Charter Hall Long WALE Achieves Growth

There were several aspects, both positive and negative, to the Charter Hall Long WALE REIT’s ((CLW)) first half results, although an attractive distribution yield stands out for most brokers.

Ord Minnett considers the stock resilient in the current environment amid negligible rent relief and further valuation gains. The majority of the industrial assets experienced yield compression in the half year.

An additional two-month benefit of income from Bowen Hills and other leasing outcomes were partially offset by a dilutive equity raising. Subdued inflation has also limited underlying growth, Macquarie points out, with 43% of leases linked to the CPI. The remaining 57% have fixed reviews and this is a positive.

The company has maintained FY21 earnings guidance of more than 29.1c per security and the broker finds the ability to achieve growth is a positive aspect relative to peers. Macquarie now forecasts FY21 operating earnings per share of 29.3c.

UBS notes operating earnings growth of 4-5% expected in FY22 is solid too, reflecting no leasing risk and 2.2% in rental escalations, with a full year of contracted acquisitions. This offsets the 97.5% current occupancy in the portfolio, which has dropped because of the exit of Virgin Australia’s lease at Bowen Hills in Brisbane.

Macquarie considers an outcome on Bowen Hills is a key catalyst for the outlook as a bank guarantee will cease at the end of February 2021, estimating a 50% lease -up of the asset would be 1.4% accretive to earnings. Offers have been received for the asset at around book value, so the trust is not inclined to sell immediately and may look to retain the asset or sell after leasing.

David Jones

FY21 guidance was unchanged, as management noted uncertainty regarding the timing of the David Jones acquisition and the vacancy at Bowen Hills. Macquarie does not consider exposure to the former necessarily positive, given the headwinds facing department stores.

Still the asset has recently been refurbished, which implies David Jones is unlikely to vacate, while there is significant development upside if conversion to an office is required. Management’s view is that this is an attractive site with a long lease.

Ord Minnett notes the David Jones acquisition is slightly outside the company’s historical strategy as the trust has usually acquired assets backed by investment-grade or government tenants. David Jones has no credit rating, the broker reminds the market.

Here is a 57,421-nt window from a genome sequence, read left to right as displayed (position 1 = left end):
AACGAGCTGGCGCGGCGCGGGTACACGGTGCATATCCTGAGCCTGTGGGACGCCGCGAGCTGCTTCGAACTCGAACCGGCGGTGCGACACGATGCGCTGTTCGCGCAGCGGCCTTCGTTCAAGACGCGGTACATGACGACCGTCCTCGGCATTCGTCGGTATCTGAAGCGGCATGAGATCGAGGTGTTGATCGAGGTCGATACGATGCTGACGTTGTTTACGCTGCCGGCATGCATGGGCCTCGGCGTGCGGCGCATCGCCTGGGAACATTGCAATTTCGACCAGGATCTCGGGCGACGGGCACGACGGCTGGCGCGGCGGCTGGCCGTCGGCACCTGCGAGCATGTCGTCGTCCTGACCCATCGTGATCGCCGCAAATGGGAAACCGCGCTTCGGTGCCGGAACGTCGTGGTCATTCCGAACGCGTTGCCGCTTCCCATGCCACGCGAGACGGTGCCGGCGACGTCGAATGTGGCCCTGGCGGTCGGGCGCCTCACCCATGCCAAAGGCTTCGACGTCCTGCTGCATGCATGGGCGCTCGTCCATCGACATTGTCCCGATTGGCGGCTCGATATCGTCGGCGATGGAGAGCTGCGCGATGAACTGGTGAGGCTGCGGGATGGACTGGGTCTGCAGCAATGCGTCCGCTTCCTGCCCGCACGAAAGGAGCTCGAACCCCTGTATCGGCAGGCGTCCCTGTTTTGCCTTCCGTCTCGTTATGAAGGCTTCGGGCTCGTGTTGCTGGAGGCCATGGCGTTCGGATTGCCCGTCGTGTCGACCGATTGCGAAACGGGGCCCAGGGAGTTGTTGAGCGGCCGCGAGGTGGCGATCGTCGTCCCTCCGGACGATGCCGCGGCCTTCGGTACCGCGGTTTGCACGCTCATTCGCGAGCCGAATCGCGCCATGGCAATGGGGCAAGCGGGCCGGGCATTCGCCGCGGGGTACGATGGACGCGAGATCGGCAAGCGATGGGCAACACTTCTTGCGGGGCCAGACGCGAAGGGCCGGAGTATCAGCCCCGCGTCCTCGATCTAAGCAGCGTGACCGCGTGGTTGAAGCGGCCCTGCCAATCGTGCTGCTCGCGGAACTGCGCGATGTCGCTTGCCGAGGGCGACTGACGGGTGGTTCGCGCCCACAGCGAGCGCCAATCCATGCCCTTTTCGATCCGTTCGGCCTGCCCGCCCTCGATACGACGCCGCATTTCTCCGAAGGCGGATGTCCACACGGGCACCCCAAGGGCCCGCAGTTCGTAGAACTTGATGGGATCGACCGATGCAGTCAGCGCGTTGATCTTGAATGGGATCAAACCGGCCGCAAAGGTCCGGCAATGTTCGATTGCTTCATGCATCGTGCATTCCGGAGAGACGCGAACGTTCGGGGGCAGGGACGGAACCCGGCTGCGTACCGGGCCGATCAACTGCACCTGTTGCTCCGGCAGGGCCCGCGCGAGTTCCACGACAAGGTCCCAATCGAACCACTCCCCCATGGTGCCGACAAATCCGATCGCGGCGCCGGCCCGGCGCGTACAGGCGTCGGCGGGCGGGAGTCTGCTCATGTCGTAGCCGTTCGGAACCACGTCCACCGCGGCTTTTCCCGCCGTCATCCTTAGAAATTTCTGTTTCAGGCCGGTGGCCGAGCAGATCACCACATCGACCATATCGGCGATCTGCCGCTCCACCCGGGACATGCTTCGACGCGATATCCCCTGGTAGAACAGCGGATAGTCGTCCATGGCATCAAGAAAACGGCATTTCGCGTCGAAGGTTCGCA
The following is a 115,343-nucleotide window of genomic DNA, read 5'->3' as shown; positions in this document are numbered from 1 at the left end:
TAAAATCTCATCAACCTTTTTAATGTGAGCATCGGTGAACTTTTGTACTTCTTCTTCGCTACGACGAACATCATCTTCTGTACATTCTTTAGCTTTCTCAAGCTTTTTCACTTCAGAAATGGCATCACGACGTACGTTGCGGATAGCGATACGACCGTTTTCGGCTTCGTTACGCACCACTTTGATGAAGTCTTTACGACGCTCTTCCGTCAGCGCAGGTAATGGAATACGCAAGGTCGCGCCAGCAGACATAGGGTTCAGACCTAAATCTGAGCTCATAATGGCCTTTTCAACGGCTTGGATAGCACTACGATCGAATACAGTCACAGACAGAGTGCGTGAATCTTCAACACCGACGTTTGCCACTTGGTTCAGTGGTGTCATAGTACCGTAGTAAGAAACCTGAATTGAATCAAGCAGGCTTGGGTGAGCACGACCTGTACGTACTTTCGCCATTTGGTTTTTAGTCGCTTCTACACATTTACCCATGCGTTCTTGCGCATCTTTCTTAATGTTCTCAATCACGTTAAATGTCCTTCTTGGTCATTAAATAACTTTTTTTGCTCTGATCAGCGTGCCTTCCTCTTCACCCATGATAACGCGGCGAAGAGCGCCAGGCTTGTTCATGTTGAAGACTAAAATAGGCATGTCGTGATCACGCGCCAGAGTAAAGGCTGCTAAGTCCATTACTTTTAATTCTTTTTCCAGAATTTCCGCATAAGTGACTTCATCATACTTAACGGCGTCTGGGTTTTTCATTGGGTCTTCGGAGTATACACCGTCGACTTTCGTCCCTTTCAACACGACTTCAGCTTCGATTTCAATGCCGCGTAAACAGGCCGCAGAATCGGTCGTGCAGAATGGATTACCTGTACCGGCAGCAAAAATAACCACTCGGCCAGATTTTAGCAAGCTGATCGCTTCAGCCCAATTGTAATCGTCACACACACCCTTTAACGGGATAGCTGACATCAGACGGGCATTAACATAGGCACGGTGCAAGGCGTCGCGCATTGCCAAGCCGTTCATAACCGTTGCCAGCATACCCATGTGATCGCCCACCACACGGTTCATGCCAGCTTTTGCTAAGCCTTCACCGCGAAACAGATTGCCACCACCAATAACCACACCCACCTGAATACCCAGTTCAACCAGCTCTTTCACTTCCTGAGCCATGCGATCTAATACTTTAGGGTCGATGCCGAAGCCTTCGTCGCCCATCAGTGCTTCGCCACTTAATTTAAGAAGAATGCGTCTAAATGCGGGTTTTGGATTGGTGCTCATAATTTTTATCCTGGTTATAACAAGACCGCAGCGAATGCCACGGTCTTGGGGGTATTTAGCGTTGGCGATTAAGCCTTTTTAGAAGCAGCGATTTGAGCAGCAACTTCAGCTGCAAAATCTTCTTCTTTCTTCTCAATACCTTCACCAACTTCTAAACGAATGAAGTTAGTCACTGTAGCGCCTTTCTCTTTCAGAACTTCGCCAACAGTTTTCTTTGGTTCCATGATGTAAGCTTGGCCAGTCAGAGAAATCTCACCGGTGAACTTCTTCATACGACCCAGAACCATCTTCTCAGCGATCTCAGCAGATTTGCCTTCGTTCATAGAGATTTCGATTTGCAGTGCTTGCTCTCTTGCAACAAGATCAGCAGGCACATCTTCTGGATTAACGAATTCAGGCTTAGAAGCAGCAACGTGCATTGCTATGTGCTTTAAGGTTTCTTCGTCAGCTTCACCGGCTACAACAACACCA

Charter Hall Long WALE REIT has historically funded transactions with debt and equity and Macquarie notes gearing is elevated relative to prior periods, although the interest cost is low. Gearing has increased to 29%.

This could increase the probability of further equity raising, although the company has indicated there are no additional acquisitions in the pipeline. Citi envisages upside amid accretion from the $700m in acquisitions that were made during the first half amid lower debt costs.

The main concern going forward is ongoing equity issuance and the rise in long-term bond yields. UBS believes the company has done a good job in improving its portfolio and tenant relationships and further material debt-funded acquisitions are unlikely. Furthermore, the company will find it difficult to acquire assets accretively without increasing risk and leverage.


The extension of the weighted average lease expiry to 14.1 years compares with 12.1 years at the IPO in 2016. The extension has been achieved with the acquisition of the Telstra exchanges, the BP portfolio and David Jones’ Sydney HQ.

Morgan Stanley notes, surprisingly, pandemic-related rent relief was $494,000 in the half-year, versus $296,000 in the June half also pointing out that $235,000 of the $494,000 of rent deferral has been provisioned.

Macquarie found the quantum of rent relief subdued relative to other A-REITs (Australian Real Estate Investment Trusts), which the company has indicated stemmed from timing of rent negotiations rather than tenant duress during the period.

Citi envisages plenty of upside as minimal rental abatements highlight the security of the income. This is underpinned by the WALE (weighted average lease expiry) and high-quality tenants.

These sorts of assets continue to be in demand and, combined with a low interest-rate environment, mean the outlook for values remains positive. The company has indicated that in some instances, assets have been selling in the direct market at rates under 4%.

Macquarie considers the yield spread to value reflected in the distribution attractive, given the strength of the tenant covenants. The lease to Metcash ((MTS)) in Canning Vale expires in three years and the company is confident the asset will be renewed.

The Metcash distribution centre comprises around 4% of portfolio value. Around 89% of the portfolio was independently revalued in December, resulting in a 4.5% uplift half on half.

FNArena’s database has three Buy ratings and two Hold. The consensus target is $5.21, suggesting 11.1% upside to the last share price. The dividend yield on consensus forecasts for FY21 and FY22 is 6.2% and 6.6%, respectively.

About Eva Brocklehurst

Eva Brocklehurst started her journalistic career in 1993 as a financial reporter with RWE Australian Business News covering money markets and economic reports. She moved to Australian Associated Press (AAP) in 1998 as a senior financial journalist to cover money markets, economic analysis, Reserve Bank and Treasury. Eva became deputy finance editor at AAP in 2003. Started working online as a reporter on ASX-listed companies for RWE Australian Business News in 2005. Eva joined FNArena in 2012 and has been covering stockbroker analysis of ASX-listed companies since, as well as writing general news stories.

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